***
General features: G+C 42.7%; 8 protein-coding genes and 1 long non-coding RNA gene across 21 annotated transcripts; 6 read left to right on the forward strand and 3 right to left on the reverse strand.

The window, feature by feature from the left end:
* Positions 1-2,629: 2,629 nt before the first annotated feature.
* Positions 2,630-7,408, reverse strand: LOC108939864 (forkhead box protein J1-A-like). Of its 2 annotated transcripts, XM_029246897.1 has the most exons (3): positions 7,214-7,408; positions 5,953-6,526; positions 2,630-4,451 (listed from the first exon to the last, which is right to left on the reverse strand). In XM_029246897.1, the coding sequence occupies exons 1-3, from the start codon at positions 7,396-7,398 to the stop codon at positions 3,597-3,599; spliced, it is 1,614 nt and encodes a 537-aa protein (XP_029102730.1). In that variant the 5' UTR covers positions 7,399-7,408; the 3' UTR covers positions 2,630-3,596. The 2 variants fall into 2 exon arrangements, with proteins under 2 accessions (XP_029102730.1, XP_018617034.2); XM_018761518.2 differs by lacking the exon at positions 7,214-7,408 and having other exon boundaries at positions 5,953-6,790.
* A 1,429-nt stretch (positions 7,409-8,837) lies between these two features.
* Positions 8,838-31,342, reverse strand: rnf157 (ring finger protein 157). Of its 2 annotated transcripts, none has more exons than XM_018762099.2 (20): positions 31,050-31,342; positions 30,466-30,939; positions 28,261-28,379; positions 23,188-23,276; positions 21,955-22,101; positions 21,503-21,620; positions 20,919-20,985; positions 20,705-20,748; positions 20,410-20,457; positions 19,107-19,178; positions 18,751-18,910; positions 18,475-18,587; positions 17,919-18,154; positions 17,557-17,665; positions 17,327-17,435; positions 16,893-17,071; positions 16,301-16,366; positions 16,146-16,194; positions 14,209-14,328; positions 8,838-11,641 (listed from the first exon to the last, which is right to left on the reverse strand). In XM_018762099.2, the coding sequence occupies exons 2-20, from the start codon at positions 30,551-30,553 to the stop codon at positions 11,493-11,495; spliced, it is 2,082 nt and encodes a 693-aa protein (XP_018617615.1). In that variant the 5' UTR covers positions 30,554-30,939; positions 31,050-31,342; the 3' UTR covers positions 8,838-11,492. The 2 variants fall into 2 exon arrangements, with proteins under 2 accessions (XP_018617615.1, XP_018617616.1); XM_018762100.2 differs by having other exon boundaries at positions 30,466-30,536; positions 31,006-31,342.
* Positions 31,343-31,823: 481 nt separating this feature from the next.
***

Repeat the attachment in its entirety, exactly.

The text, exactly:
General features: G+C 42.7%; 8 protein-coding genes and 1 long non-coding RNA gene across 21 annotated transcripts; 6 read left to right on the forward strand and 3 right to left on the reverse strand.

The window, feature by feature from the left end:
* Positions 1-2,629: 2,629 nt before the first annotated feature.
* Positions 2,630-7,408, reverse strand: LOC108939864 (forkhead box protein J1-A-like). Of its 2 annotated transcripts, XM_029246897.1 has the most exons (3): positions 7,214-7,408; positions 5,953-6,526; positions 2,630-4,451 (listed from the first exon to the last, which is right to left on the reverse strand). In XM_029246897.1, the coding sequence occupies exons 1-3, from the start codon at positions 7,396-7,398 to the stop codon at positions 3,597-3,599; spliced, it is 1,614 nt and encodes a 537-aa protein (XP_029102730.1). In that variant the 5' UTR covers positions 7,399-7,408; the 3' UTR covers positions 2,630-3,596. The 2 variants fall into 2 exon arrangements, with proteins under 2 accessions (XP_029102730.1, XP_018617034.2); XM_018761518.2 differs by lacking the exon at positions 7,214-7,408 and having other exon boundaries at positions 5,953-6,790.
* A 1,429-nt stretch (positions 7,409-8,837) lies between these two features.
* Positions 8,838-31,342, reverse strand: rnf157 (ring finger protein 157). Of its 2 annotated transcripts, none has more exons than XM_018762099.2 (20): positions 31,050-31,342; positions 30,466-30,939; positions 28,261-28,379; positions 23,188-23,276; positions 21,955-22,101; positions 21,503-21,620; positions 20,919-20,985; positions 20,705-20,748; positions 20,410-20,457; positions 19,107-19,178; positions 18,751-18,910; positions 18,475-18,587; positions 17,919-18,154; positions 17,557-17,665; positions 17,327-17,435; positions 16,893-17,071; positions 16,301-16,366; positions 16,146-16,194; positions 14,209-14,328; positions 8,838-11,641 (listed from the first exon to the last, which is right to left on the reverse strand). In XM_018762099.2, the coding sequence occupies exons 2-20, from the start codon at positions 30,551-30,553 to the stop codon at positions 11,493-11,495; spliced, it is 2,082 nt and encodes a 693-aa protein (XP_018617615.1). In that variant the 5' UTR covers positions 30,554-30,939; positions 31,050-31,342; the 3' UTR covers positions 8,838-11,492. The 2 variants fall into 2 exon arrangements, with proteins under 2 accessions (XP_018617615.1, XP_018617616.1); XM_018762100.2 differs by having other exon boundaries at positions 30,466-30,536; positions 31,006-31,342.
* Positions 31,343-31,823: 481 nt separating this feature from the next.